I was asked to preach at the dedication service of ‘Genesis’, in the Maban language. It was during June 2000. About thirty people gathered at Banat. The joy on the faces of those who could read ‘Genesis’ for the first time in their own mother tongue, was exciting to see. The challenge of so many people still needing the Bible in their own languages must be taken seriously by those God has gifted and called to be involved.

(The Mabaan Bible arrived in 2018 - below)


The ‘Preface’ or ‘Introduction’ to your English Bible should tell you what type of translation it is. There are basically six types: 1. A common language translation uses language that can be understood by almost all speakers of that language as their mother (or first) tongue. This may involve using a deliberately limited number of words to keep it as simple as possible. 2. A literary language translation has a higher language level and requires more academic understanding from the reader. 3. A dynamic equivalence translation aims to reproduce the meaning of the original text, even if this involves changing words and grammar. 4. A formal correspondence translation follows the words and grammar of the original as closely as possible, while trying to convey the meaning. 5. Paraphrases do not translate as such, but they freely convey the meaning of the original languages, in modern English. 6. Revisions are new editions of previously translated works, which use more up to date understandings of all the languages involved.


Bibles with study notes usually try to present a particular theological position. It should always be remembered that those ‘added notes’ are not part of the ‘God-breathed’ (Greek - theopneustos) inspired text.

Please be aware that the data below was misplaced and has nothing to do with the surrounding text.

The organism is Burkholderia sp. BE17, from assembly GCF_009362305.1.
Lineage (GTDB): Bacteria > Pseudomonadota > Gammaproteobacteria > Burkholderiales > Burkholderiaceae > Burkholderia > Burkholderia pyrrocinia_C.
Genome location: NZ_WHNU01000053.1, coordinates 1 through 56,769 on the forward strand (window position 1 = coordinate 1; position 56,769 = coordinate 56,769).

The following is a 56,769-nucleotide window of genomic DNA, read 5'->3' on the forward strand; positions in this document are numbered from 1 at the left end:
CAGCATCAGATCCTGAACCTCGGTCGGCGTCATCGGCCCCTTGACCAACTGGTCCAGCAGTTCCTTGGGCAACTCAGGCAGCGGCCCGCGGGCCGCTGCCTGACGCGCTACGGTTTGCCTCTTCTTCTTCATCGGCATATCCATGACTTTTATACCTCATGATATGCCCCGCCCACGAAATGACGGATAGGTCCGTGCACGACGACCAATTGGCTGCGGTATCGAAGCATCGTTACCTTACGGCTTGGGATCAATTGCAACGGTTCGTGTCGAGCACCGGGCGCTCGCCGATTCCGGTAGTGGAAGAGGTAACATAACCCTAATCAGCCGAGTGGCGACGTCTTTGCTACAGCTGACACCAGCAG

In this book I have always quoted from the New International Version. I have used it since the beginning of its publication in 1973, two years after I entered the preaching ministry in England. The NIV aims to translate into modern English. (I must remember that ‘modern English’ is now over 30 years old!) It has an emphasis on the form of words and their structure in the original texts. It is a formal correspondence translation. I have used just the one translation for almost all of my ministry. This has helped me to memorise passages of the Bible, which I feel is very important. Of course, I do consult different translations to bring out the meaning more clearly in my sermon or teaching preparation. But ninety-nine per cent of the time I read just the one Bible version. I begin with a prayer and I ask God to speak to me through it; and He does!


Thinking it through.


(a). Look in the front of your Bible: does it tell you what type of translation it is? (Read the

Preface or Introduction). Compare this to the six types listed in chapter twenty-six.

(b). As well as being true to the old texts and original Bible languages, why is it important that translators keep up to date with modern language usage?

(c). How do we know that God Himself wants to speak to us through the Bible?